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Global markets sold off after historic downgrade of America’s AAA rating by Fitch

Global markets sold off Wednesday in the first full session of trading in the wake of the historic downgrade of America’s AAA rating by Fitch.

The Fitch news saw a swarm of critics emerge in the US in the wake of the decision to cut America’s standing to AA+, thereby matching the rating held in place since 2011 by the larger rival, S&P Global (which no longer attracts criticism).

Shares sold off, the key US 10-year Treasury bond yield rose to top 4% and remained there, despite a rise in the value of the US dollar (which saw the Aussie dollar around 65.40 US cents early Thursday).

In fact, thanks to the Fitch decision and a surprisingly strong private employment data, US interest rates are now at their highest level since last November.

European shares followed Asian shares lower and were joined by Wall Street with the Nasdaq seeing a sharp 2% slump, its worst single-day fall for months.

Nasdaq shed 2.17% to end at 13,973.45, while the S&P 500 dropped 1.38% to end at 4,513.39, and the Dow lost 348.16 points, or 0.98%, to finish at 35,282.52.

Overnight trading in the share price index will see the local market start with a fall of more than 50 points after Wednesday’s 96-point (1.3%) slide.

Gold failed to fire – the Comex front month price lost 0.35% to around $US1,971 an ounce (after that flirtation with $US2,000 an ounce earlier in the week).

Moody’s has the only AAA rating for American debt – if it goes then all hell will break loose, so it will now be the centre of attention so far as its US rating is concerned.

Perhaps being 13.25% controlled by Warren Buffett and his Berkshire Hathaway investment giant (an out and out American patriot) might keep the current AAA rating in place for a while longer.

Back in 2011, Buffett criticised S&P for cutting the US rating.

And yet for all the hot air and other commentary from American economists, analysts, politicians and business people, Fitch’s key reason can’t be denied.

Fitch cited “a steady deterioration in standards of governance” in the US, especially earlier this year when Republican members of the house of Representatives negotiated up until the last minute on a debt ceiling deal that risked pushing America into its first-ever default.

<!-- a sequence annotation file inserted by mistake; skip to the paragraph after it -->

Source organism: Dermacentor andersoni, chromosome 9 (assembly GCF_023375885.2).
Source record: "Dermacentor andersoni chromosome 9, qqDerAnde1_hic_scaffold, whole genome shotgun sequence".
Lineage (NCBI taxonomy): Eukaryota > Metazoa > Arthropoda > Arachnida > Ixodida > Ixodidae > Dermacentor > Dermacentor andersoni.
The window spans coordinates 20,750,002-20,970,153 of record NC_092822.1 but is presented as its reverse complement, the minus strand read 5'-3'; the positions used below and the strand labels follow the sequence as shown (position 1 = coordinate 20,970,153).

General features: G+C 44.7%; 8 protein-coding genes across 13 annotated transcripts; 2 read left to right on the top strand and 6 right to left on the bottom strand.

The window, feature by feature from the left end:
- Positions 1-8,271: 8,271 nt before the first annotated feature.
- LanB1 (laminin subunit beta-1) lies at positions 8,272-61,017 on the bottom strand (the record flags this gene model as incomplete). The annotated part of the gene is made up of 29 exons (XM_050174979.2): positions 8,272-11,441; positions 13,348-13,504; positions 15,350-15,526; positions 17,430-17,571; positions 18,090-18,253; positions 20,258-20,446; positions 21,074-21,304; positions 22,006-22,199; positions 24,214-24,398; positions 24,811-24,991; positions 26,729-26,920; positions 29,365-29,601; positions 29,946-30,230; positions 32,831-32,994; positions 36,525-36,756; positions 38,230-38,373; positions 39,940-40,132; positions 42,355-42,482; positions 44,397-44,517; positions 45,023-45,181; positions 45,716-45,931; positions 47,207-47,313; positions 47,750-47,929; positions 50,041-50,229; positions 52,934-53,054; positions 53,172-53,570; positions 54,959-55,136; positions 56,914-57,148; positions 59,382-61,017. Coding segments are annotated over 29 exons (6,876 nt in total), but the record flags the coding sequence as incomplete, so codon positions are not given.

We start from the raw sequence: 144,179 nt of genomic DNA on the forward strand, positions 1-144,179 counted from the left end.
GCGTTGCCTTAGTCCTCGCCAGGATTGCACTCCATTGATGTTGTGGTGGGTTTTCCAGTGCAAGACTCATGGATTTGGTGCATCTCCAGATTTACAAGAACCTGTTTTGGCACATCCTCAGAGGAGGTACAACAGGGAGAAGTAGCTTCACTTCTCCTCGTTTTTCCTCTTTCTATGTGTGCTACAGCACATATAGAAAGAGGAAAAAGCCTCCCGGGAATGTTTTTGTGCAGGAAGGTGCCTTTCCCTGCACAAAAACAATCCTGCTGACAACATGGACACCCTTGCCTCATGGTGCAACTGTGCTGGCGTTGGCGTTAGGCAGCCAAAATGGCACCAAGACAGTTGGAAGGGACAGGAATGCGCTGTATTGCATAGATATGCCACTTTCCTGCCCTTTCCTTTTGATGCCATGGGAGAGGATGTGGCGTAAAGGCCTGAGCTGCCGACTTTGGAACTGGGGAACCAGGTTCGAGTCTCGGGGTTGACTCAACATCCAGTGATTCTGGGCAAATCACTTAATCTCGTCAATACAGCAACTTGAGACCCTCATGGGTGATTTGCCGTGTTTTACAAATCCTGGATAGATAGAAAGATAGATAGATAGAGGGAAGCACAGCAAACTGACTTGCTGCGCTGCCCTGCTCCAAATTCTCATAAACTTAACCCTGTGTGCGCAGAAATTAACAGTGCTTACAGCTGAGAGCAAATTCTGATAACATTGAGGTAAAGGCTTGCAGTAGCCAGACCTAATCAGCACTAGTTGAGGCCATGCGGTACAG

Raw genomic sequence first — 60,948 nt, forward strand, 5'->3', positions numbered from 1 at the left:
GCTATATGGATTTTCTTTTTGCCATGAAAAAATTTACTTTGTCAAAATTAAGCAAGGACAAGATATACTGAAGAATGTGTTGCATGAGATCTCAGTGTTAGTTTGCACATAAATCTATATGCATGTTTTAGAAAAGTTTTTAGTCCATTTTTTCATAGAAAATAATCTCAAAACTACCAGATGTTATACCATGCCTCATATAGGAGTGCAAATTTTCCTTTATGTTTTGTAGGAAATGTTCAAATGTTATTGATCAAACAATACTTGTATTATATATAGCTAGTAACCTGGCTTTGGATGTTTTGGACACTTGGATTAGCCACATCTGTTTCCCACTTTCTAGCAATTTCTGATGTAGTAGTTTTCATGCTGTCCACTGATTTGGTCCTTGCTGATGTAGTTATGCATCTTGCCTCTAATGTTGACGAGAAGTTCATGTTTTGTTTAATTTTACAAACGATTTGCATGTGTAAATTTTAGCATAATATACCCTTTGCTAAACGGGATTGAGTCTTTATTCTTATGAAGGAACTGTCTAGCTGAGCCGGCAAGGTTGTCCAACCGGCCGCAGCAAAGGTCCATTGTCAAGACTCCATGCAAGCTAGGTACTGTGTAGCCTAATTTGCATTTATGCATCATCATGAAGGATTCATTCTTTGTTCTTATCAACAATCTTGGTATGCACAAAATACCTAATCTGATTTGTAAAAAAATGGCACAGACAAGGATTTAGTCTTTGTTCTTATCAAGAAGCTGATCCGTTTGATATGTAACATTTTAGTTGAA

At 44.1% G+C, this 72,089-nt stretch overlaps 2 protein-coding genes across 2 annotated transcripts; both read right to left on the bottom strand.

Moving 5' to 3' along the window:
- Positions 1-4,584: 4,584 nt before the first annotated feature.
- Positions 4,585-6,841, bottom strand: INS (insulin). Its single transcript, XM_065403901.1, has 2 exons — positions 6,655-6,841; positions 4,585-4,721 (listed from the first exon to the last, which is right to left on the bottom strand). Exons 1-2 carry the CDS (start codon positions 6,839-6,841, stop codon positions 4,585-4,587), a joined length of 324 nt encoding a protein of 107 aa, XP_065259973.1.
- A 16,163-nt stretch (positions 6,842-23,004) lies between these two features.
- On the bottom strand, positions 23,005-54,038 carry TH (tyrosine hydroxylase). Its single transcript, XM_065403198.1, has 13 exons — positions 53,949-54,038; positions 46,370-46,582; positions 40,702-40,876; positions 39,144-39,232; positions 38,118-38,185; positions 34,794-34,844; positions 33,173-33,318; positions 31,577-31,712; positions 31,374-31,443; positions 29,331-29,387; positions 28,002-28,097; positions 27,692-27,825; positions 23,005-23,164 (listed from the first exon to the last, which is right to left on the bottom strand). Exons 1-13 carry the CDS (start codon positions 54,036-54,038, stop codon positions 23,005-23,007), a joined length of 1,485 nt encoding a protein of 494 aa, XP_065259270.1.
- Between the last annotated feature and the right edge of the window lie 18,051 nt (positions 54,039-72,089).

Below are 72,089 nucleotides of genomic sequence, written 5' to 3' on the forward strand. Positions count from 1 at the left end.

Fitch’s reasoning was similar to that of S&P 12 years earlier in 2011 in the wake of a similar example of Republican intransigence on debt and borrowings.

If anything, the S&P rationale has only been reinforced since 2011 by the antics of the Republicans, especially Donald Trump (and his third and latest indictment), and American politics is now more divided than back then.

Fitch’s decision though should also be seen as a warning of what might happen in 2024 and 2025 – an election year and beyond.

In May, in discussing the then debt ceiling crisis, Moody’s economists wrote:

“A downgrade of Treasury debt would set off a cascade of credit implications and downgrades on the debt of many other financial institutions, non-financial corporations, municipalities, infrastructure providers, structured finance transactions, and other debt issuers.

“Those institutions that are clearly backstopped by the U.S. government, institutions such as Fannie Mae, Freddie Mac, and the Federal Home Loan Banks, would suffer the biggest changes to their ratings.

“The effects on other institutions’ ratings would vary depending on their relationship with the U.S. government and offsetting financial strengths.”

There was no downgrade then – Fitch’s came three and a bit months later, now Moody’s remains the AAA holdout.

Moody’s did make a telling point: “Of course, even a few basis points more on trillions in Treasury debt adds up to a significant cost to taxpayers. If Treasury securities are no longer perceived as risk-free by global investors, future generations of Americans would pay a steep economic price.”

But foreigners wouldn’t object to the Americans being forced to lift rates on Treasuries to sell them in the first place, and then reprice them in daily dealings. Every cent or so in higher interest will be gratefully received, even by Australia for its $US50 billion or so of holdings of US Treasuries.

But Americans would be to blame for putting America into a dysfunctional, unhinged situation where the likes of Donald Trump can flout convention and the law and expect to escape without censure.

According to CNBC: “High-profile economists, including former U.S. Treasury Secretary Larry Summers and Allianz Chief Economic Advisor Mohamed El-Erian, lambasted the Fitch decision, with Summers calling it ‘bizarre and inept’ and El-Erian ‘perplexed’ by the timing and reasoning. Current Treasury Secretary Janet Yellen described the downgrade as ‘outdated’.”